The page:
Mulcahy’s arrest this month in the city of Samara braids together several of Russia’s most acrimonious issues: gay rights, alleged Western meddling in Russian affairs, and missionary work by religions that don’t have state approval. It attracted particular attention because the arrest was filmed by state-controlled channel NTV, whose reports often take an especially truculent, pro-Kremlin stance.
The 72-year-old Mulcahy, originally from Boston, looks back on the nervous hours in the Samara police station with stoic bemusement.
“I wasn’t afraid; I felt like this was something I had to endure,” he told The Associated Press by telephone from his home in Kryvyi Rih, Ukraine.
Mulcahy is Eastern Europe coordinator for the U.S.-based Metropolitan Community Churches denomination, which has a strong outreach to the LGBT community. The church performed the first gay marriage in the United States.
He says his denomination does not perform or advocate for same-sex marriages as part of its work in Europe, and insists he had no intention of carrying out a gay marriage in Russia.
The NTV report questioned the validity of Mulcahy’s position as a pastor and claimed that he had converted to Orthodox Christianity, which Mulcahy says is untrue. Reporters also said the pastor gave religious seminars in Russia in addition to performing unspecified ceremonies for homosexuals.
Mulcahy said that a post he made on Facebook about his trip to Russia prompted activists from the gay rights organization Avers in Samara, 760 kilometers (475 miles) southeast of Moscow, to invite him to take part in an informal question-and-answer session at their offices.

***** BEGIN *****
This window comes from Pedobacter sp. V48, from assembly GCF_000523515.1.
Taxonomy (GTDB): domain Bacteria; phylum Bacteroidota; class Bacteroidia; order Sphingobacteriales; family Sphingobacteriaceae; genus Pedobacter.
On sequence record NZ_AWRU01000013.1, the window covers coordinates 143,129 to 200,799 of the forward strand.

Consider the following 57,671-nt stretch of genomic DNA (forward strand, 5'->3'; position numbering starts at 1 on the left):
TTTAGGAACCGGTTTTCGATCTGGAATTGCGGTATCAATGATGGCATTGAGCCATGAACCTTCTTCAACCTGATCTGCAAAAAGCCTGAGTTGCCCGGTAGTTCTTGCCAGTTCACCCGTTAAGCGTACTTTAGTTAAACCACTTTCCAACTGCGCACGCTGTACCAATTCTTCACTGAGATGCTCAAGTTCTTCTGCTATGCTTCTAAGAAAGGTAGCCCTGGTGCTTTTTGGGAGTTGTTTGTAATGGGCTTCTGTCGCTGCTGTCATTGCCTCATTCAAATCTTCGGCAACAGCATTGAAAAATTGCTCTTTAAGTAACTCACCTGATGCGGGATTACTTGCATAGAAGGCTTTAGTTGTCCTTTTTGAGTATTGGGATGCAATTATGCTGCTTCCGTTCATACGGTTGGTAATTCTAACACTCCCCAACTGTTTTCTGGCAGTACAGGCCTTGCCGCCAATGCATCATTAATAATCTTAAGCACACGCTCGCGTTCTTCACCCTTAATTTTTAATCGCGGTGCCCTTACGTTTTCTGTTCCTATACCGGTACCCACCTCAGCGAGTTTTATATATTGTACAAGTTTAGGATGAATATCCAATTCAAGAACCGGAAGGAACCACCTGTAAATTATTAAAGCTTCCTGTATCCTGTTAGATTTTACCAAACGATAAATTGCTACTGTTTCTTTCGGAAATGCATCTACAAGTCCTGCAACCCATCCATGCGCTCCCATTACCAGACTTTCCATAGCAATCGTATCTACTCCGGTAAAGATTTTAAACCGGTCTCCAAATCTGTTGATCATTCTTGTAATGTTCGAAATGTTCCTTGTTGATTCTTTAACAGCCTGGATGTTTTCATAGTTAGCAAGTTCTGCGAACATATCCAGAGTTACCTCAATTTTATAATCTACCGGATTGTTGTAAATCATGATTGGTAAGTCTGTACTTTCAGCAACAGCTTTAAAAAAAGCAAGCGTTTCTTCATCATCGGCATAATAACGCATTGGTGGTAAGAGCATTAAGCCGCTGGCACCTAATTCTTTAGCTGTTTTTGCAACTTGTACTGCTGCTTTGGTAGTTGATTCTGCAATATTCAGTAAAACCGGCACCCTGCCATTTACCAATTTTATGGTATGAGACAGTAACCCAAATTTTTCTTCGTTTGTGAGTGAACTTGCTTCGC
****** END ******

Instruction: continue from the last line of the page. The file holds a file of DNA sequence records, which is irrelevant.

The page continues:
Another recently passed law forbids missionaries and organizations from praying outside of churches or disseminating religious material in private homes — the law exempts the Orthodox church.
In Samara, Mulcahy said, a group of about a dozen people had just settled around a long table when four uniformed police knocked on the door. They claimed they had received a tip that Mulcahy was performing a gay marriage.
One officer took a teacup from Mulcahy’s hand and told him he had to come with them.
The officers drove Mulcahy to a police station — threatening to handcuff him if he refused to cooperate. Police interrogated Mulcahy through an interpreter, who he says spoke limited English. Mulcahy’s lawyer, who was denied entry, waited outside. Police refused to let Mulcahy — who is diabetic and has prostate cancer — return to his hotel to take his medication during the eight hours that they detained him.
The Russian LGBT Network, a non-governmental organization, posted about Mulcahy’s arrest on Facebook while police questioned him. People from around Russia, including Mulcahy’s nephew in Florida, called the Samara police station demanding Mulcahy’s release.
Mulcahy was then taken to court, where a judge ruled that he violated the terms of his tourist visa by engaging in unspecified religious activity. He had to pay a $30 fine and was given five days to leave the country.
The attention motivated Avers activists to install additional locks and an alarm system in their office. They fear that incidents like these will suppress the freedom of LGBT groups in Russia.
“We’re worried because LGBT organizations are getting labeled as foreign agents or even physically attacked,” said Avers spokesperson Vera Bochkareva. “Groups like ours are in a relationship crisis with the authorities.”
From his home in Ukraine, Mulcahy has appealed the judge’s decision. He said he has made many friends among the LGBT community in Russia and wants to return to visit them again as a tourist.
“I grew up during the Cold War believing Russia was a cold, gloomy place,” Mulcahy said, “but the hospitality of the Russian people changed my opinion once I visited the country.”
Nataliya Vasilyeva contributed to this report.
This material may not be published, broadcast, rewritten, or redistributed.